Swiss Chocolatiers Introduce New Type of Chocolate—Pink

Called ‘ruby chocolate,’ its creators claim the concoction contains no red coloring

Barry Callebaut

Chocolate has been delighting palates for centuries, but a Swiss company wants to bring the delicious treat into the Instagram era. As Jacey Fortin reports for the New York Times, chocolate manufacturer Barry Callebaut has introduced a new type of milky goodness—and it’s pink.

Unveiled in Shanghai on Tuesday, Callebaut’s rosy hue will add a pop of color to the chocolate family, which currently consists only of dark, milk, and white. It is the first time a new chocolate has been created since Nestlé introduced the world to white chocolate some 80 years ago, according to a statement on Callebaut's website.

The company is calling its concoction “ruby chocolate,” but one might be forgiven for describing it as “millennial pink.” In the statement, Callebaut’s chief innovation and quality officer Peter Boone says that ruby chocolate will cater to a unique consumer need of Generation Y: “Hedonistic Indulgence” (whatever that means).

While it may seem as though Callebaut is jumping on the pastel-colored, unicorn-crazed bandwagon, the company has been developing its ruby chocolate for the past 13 years, according to Hannah Ellis-Petersen of the Guardian. The pink color was discovered during experiments with cocoa beans in Callebaut’s labs, and its researchers partnered with a private institution in Germany to further study the chemical compounds of cocoa beans.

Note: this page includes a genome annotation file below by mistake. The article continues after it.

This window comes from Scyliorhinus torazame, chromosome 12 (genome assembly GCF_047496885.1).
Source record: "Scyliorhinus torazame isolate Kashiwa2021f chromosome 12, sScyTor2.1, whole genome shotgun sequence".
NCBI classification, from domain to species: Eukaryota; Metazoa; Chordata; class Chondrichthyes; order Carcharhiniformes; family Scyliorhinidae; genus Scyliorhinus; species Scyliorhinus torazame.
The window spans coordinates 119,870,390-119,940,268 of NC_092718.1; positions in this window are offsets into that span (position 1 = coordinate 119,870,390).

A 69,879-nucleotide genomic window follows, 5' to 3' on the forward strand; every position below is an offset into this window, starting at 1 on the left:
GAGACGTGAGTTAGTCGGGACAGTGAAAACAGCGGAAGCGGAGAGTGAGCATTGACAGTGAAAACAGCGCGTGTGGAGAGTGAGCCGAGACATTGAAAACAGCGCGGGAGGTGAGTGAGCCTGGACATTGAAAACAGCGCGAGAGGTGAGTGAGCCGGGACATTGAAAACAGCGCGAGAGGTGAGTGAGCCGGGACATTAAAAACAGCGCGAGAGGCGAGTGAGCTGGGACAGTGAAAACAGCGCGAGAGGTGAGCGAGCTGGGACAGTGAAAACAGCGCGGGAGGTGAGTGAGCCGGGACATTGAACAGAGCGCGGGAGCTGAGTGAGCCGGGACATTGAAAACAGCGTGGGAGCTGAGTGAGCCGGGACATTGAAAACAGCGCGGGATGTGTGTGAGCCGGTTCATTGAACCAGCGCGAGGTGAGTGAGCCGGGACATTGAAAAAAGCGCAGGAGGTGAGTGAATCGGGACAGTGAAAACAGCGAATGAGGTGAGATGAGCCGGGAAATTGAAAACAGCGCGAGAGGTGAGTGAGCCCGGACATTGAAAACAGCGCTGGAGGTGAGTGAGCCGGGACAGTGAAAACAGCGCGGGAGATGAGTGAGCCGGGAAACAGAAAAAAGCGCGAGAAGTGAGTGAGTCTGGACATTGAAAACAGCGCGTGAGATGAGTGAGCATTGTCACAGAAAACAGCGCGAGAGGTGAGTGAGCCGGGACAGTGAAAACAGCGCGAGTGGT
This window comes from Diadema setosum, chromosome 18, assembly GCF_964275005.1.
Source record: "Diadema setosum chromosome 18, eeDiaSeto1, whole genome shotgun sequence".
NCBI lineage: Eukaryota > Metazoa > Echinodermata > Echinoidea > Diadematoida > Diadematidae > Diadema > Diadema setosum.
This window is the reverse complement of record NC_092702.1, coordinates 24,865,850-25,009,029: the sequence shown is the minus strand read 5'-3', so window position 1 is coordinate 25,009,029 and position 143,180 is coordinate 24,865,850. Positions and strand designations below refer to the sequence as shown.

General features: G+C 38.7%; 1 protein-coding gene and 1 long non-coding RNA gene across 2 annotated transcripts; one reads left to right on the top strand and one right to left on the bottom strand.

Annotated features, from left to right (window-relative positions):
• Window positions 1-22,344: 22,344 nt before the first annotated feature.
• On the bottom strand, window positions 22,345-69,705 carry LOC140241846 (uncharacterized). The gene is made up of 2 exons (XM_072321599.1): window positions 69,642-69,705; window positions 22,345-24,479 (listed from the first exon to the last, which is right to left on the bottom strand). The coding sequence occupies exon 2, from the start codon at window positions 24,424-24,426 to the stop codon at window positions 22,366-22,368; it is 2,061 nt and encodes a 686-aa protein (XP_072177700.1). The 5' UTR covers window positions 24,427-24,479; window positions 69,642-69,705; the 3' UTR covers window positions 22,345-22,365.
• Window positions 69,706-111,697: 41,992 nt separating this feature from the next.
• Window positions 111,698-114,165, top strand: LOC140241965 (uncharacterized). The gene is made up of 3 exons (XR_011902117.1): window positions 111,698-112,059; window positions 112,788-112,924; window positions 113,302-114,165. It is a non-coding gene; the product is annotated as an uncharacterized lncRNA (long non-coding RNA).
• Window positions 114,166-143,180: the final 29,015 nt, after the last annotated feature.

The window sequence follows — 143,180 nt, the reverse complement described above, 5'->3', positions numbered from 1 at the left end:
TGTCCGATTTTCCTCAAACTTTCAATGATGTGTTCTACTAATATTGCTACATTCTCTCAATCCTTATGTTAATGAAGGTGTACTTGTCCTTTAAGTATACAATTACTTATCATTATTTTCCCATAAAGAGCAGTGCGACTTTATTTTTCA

“Ruby” beans can be found in Ecuador, Brazil and the Ivory Coast, and they come from the same species of cacao that produces the chocolate we know and love. Boone told the Times’ Fortin that ruby beans “have a particular mix of compounds,” but would not provide any additional details. He also stayed mum about the processing methods that let the beans’ pink shade shine through.

Here is what we do know: No berry flavoring or red coloring is added to the mix. And according to the Callebaut statement, ruby chocolate “offers a totally new taste experience, which is not bitter, milky or sweet, but a tension between berry-fruitiness and luscious smoothness.”

While that certainly sounds lovely, some foodies are greeting Callebaut’s announcement with skepticism. Speaking to Sarah Young of the Independent, chocolate expert Dom Ramsey notes that the French company Valrhona claimed to have created a new chocolate several years ago, when it launched a caramelized white chocolate.

“[T]hat turned out to be little more than marketing,” Ramsey says. “Barry Callebaut aren’t giving anything away about the processes involved in making [ruby chocolate] … It remains to be seen if it really is something exciting, or if it’s just a marketing gimmick.”

Callebaut cannot yet say when its new product will be available for purchase. Kim Ghilardi, the company’s media relations manager, tells Fortin that it may take six to 18 months for ruby chocolate to hit shelves, depending on where it is being sold.

What is a hedonistically indulgent millennial to do until then? Well, there’s always black ice cream.

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